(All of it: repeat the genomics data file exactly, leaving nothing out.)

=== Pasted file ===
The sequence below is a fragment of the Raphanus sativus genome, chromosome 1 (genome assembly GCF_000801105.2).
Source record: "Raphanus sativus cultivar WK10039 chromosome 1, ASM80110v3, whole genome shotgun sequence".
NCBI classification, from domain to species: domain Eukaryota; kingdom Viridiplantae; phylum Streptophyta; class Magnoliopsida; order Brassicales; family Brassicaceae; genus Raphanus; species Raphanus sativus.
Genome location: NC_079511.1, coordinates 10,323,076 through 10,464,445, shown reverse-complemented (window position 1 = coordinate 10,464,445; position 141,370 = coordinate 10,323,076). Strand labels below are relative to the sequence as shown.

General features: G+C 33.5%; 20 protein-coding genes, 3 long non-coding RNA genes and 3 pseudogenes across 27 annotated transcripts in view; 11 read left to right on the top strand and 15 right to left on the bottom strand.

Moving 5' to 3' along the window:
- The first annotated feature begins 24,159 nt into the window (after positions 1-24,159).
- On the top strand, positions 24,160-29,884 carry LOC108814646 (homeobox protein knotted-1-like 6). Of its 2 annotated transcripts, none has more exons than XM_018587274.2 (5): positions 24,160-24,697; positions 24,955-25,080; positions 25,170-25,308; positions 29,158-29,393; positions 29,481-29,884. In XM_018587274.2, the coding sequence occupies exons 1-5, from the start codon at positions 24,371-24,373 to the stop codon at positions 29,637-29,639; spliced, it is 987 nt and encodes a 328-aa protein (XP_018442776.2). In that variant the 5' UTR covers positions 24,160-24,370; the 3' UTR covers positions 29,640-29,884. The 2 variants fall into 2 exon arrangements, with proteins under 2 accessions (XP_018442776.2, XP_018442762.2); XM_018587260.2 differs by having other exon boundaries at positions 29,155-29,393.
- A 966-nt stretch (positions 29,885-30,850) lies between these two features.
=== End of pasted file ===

The sequence below is a fragment of the Raphanus sativus genome, chromosome 1 (genome assembly GCF_000801105.2).
Source record: "Raphanus sativus cultivar WK10039 chromosome 1, ASM80110v3, whole genome shotgun sequence".
NCBI classification, from domain to species: domain Eukaryota; kingdom Viridiplantae; phylum Streptophyta; class Magnoliopsida; order Brassicales; family Brassicaceae; genus Raphanus; species Raphanus sativus.
Genome location: NC_079511.1, coordinates 10,323,076 through 10,464,445, shown reverse-complemented (window position 1 = coordinate 10,464,445; position 141,370 = coordinate 10,323,076). Strand labels below are relative to the sequence as shown.

General features: G+C 33.5%; 20 protein-coding genes, 3 long non-coding RNA genes and 3 pseudogenes across 27 annotated transcripts in view; 11 read left to right on the top strand and 15 right to left on the bottom strand.

Moving 5' to 3' along the window:
- The first annotated feature begins 24,159 nt into the window (after positions 1-24,159).
- On the top strand, positions 24,160-29,884 carry LOC108814646 (homeobox protein knotted-1-like 6). Of its 2 annotated transcripts, none has more exons than XM_018587274.2 (5): positions 24,160-24,697; positions 24,955-25,080; positions 25,170-25,308; positions 29,158-29,393; positions 29,481-29,884. In XM_018587274.2, the coding sequence occupies exons 1-5, from the start codon at positions 24,371-24,373 to the stop codon at positions 29,637-29,639; spliced, it is 987 nt and encodes a 328-aa protein (XP_018442776.2). In that variant the 5' UTR covers positions 24,160-24,370; the 3' UTR covers positions 29,640-29,884. The 2 variants fall into 2 exon arrangements, with proteins under 2 accessions (XP_018442776.2, XP_018442762.2); XM_018587260.2 differs by having other exon boundaries at positions 29,155-29,393.
- A 966-nt stretch (positions 29,885-30,850) lies between these two features.